Cary & Whitridge and Mr. Butler, for libelants. Convers & Kirlin, for claimants. BROWN, District Judge. The libelants claim to recover the value of 35 bags of coffee, alleged to be a part of a consignment of 5,947 bags shipped on board the Enchantress at Victoria, Brazil, in September, 1892, and arriving at this port in the following Nove:mber. Other coffee was on board the steamer, a part of which went to Europe upon through bills of lading. Upon the discharge of the Enchantress in this port, the tally showed a delivery of the whole number of bags called for by the bills of lading, and one more. The libelants, however, refused to accept 35 of the bags tendered them, on the ground that they did not correspond with the marks stated in the bill of lading, or that some of the marks were obliterated. They further claimed that their coffee at Victoria was put into bags of a peculiar character, used by them alone, and that there were 35 of that kind of bags short. The proof as to the kind of bags, or the marks on the bags shipped at Victoria, is Jncomplete. It is not established by any competent testimony that all of the libelants' bags shipped at Victoria were of the libelants' peculiar make. Upon the discharge of the cargo, 57 bags were unclaimed or refused by the consignees, on a part of which the :marks were obliterated. The claimants' testimony is to the effect that a number of those were of the peculiar Victoria bags; while the libelants' witnesses testify to the contrary. The bill of lading excepted any liability of the ship for "obliteration or inaccuracy of marks," etc.; and there are some discrepancies between the recitals of the receipts of shipment, and the bills of lading. There is no proof of the accuracy of the marks, or that the bags shipped were of the precise marks stated in the bill of lading, as the stipulation on that subject does not cover the marks. Exception as to "inaccuracy of marks," has the same effect as a similar exception in regard to weight; and the ship would, therefore, be diseharged on proof of the delivery of all that was shipped. The Pietro G., 40 Fed. 497. As the evidence leaves little doubt that the Enchantress delivered all that was put on board, the proofs seem insufficient to sustain strictly the libelants' case. Aside from this, however, there are other grounds why the libel should be dismissed. On the 14th of December, the libelants having sent to the steamship company a bill for the value of the 35 bags, Mr. Ivins, on behalf of the company, on the same day, called upon the libelants, and made a sale to them of the 57 bags from the Enchantress, and 7 others, making 64 in all. The libelants, on the following day (the 15th) resold the 64 bags, which were delivered to the vendee. On the 16th, Mr. Ivins, who, as he testifies, expected to receive cash for the sale, sent to the libelants for payment, which was declined by the libelants; and the report brought back to Mr. Ivins by his employe was, that the libelants would apply the proceeds of sale to their claim for the 35 bags short on the Enchantress, and the balance of the proceeds to prior claims of a similar kind held by them against the company. Mr. Ivins acquiesced in this,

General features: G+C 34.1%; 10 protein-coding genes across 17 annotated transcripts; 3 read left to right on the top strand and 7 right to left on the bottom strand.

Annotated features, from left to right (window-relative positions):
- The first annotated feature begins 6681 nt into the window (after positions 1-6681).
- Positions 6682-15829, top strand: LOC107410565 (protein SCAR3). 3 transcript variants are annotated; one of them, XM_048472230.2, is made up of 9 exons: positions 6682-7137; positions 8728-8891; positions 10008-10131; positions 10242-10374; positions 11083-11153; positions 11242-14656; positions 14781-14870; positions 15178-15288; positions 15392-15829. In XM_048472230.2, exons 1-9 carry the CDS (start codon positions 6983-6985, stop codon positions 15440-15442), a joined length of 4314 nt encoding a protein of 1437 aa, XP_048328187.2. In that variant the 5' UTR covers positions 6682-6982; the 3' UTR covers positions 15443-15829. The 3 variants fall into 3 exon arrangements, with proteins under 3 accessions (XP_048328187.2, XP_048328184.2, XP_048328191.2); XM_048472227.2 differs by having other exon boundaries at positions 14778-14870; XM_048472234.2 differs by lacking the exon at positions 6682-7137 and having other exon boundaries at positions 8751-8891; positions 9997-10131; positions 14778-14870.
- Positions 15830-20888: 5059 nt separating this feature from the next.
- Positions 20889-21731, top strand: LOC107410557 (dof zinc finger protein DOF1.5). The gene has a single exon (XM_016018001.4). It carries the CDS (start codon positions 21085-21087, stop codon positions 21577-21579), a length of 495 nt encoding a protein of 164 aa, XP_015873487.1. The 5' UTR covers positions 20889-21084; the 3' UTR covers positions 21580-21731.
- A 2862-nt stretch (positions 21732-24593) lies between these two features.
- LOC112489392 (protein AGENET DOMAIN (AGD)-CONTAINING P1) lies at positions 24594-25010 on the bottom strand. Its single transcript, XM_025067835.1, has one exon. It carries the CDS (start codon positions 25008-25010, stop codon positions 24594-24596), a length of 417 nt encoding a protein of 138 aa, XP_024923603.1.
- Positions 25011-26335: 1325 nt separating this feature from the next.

FEDERAL REPORTER ,vol.